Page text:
Armed with knowledge of the specific conditions that need to be addressed, states and organizations and women and men can develop top-down strategies that have the potential to greatly improve conditions for women and hence contribute to greater peace.

Women Are Helping Young People Reduce Violence

The fourth women’s weapon of peace is teaching. Women are using education to help young people prevent and reduce violence.

While only 12 percent of the women’s organizations for peace are involved in education, there are many educational programs designed to reduce violence throughout the world involving substantial numbers of women. Because so many women are involved, we turn now to a brief analysis of worldwide antiviolence education programs.

Many women believe the most critical education for the twenty-first century is for people to learn how to get along with each other. This is particularly important for women because they are disproportionately victims of much of the violence. Twenty years after the landmark Beijing conference on gender equality, a new UN report states that violence against women around the world persists at alarmingly high levels in many forms.[10] It is not surprising that women have gotten involved in developing educational programs to reduce violence. The experience of one woman illustrates how and why many women have taken on this challenge. Bushra Qadim Hyder is a woman who had a little school in the city of Peshawar, Pakistan, which borders Afghanistan and is one of the most dangerous and unstable regions in the world. Last year, militants attacked the Army Public School, killing 150 children. Close to fifty thousand civilians and security personnel died as a result of roadside bombs and drone attacks. Bushra talks about watching as the girls in her school tore the limbs off their dolls, acting out the mayhem they saw around them. Her youngest students experienced heartbreaking feelings they could not articulate and expressed them in the pictures they would draw of guns, ambulances, and dead bodies. Bushra said she felt like her students felt and that she herself was, and is, often afraid. She asked herself how she could destroy fear.

With that desire, she decided to teach two additional topics in her little school: diversity and tolerance. She also selected two students from each class to be “peace angels” to help resolve small conflicts as they arose between the children. With that beginning, her curriculum has evolved. Today she is hard at work advocating for the inclusion of peace education in the provincial school curriculums throughout Pakistan, but her educational program was begun, as many others have, by a woman concerned about the children she was teaching.[11]

In our research, we gathered information on hundreds of educational programs both within the United States and throughout the world. We limited our search to programs designed for teenagers and children. We organized them by their target populations, theoretical base, program goals, methods they used, and any evidence of the effectiveness of their efforts. We were particularly interested in programs that had a track record indicating they were making a difference, but of these, there were very few. Analyses of these programs found that they fell into three basic types of programs: the largest number were violence-prevention programs, followed by many conflict-resolution programs, and finally a few peace programs.[12]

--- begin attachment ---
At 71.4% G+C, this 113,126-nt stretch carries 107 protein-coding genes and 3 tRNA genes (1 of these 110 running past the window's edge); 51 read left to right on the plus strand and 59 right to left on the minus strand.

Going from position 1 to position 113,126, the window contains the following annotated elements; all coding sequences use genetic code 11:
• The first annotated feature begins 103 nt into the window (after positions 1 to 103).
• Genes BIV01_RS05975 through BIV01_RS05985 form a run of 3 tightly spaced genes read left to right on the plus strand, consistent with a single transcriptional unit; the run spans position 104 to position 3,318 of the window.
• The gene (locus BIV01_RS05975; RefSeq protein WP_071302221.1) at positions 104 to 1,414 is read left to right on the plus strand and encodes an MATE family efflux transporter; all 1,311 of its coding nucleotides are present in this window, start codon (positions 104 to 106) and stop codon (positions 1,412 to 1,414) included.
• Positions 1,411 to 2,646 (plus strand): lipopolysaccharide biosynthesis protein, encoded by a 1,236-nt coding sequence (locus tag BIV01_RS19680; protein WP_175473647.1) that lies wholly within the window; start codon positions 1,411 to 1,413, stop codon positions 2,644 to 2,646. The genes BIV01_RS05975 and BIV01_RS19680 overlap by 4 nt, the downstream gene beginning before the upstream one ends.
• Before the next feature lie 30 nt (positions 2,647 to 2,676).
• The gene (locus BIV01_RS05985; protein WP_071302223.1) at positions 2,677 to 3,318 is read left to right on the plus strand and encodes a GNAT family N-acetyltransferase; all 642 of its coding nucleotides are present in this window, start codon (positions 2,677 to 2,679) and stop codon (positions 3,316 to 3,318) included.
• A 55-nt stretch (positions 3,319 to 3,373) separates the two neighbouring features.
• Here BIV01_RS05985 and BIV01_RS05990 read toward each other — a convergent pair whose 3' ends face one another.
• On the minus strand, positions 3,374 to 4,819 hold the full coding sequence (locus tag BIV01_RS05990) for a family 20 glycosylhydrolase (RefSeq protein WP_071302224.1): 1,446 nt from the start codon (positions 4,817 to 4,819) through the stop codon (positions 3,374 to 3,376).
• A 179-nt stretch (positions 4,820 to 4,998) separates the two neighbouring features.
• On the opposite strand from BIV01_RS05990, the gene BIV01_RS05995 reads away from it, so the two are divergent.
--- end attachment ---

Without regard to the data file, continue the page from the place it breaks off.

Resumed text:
The objectives of each of these types of programs differ, and they are effective in different ways. Violence-prevention programs are designed to help children tolerate one another without aggression. These programs focus on repressing violent and antisocial behaviors. Usually they use some form of an external constraint, punishment, or the intimidation of authorities to suppress violent behavior. When these external threats are removed, however, violent behavior usually returns. While suppressing violence is only a small step toward creating peaceful relationships, it can be a useful first step in preventing physical harm when children are having difficulty controlling their aggression, thus buying a little time for relationship skills to be taught.[13]

The following programs illustrate these approaches. Hand in Hand: Center for Jewish-Arab Education in Israel is one example of a violence-prevention program. Both Jews and Arabs attend these schools in Israel and are taught both in Hebrew and Arabic. The schools are run by Jewish and Arabic co-principals, and the students are taught by Jewish and Arabic teachers in each classroom. The presence of dual authority figures suppresses students’ tendencies to lash out against each other, making it clear that living and working together without fighting is possible in a multicultural environment.

Conflict-resolution programs go a step beyond violence-prevention programs by actually teaching how to keep conflicts from escalating into violence. In these programs, students are trained on what to say and do when they find themselves in a conflict. Essentially, conflict-resolution programs help the young defuse conflicts once they have occurred through the use of memorized scripts and preprogrammed patterns of behavior. If the conflicts evolve in ways that deviate from the scripts that have been learned, however, it is difficult for youth to continue to defuse the conflict. The Seeds of Peace program was designed to help youth in the Middle East resolve conflicts by increasing their communication skills to work through conflicts. It sponsors camps and workshops where youth can learn how to respond in a variety of ways that are usually capable of defusing conflicts.[14]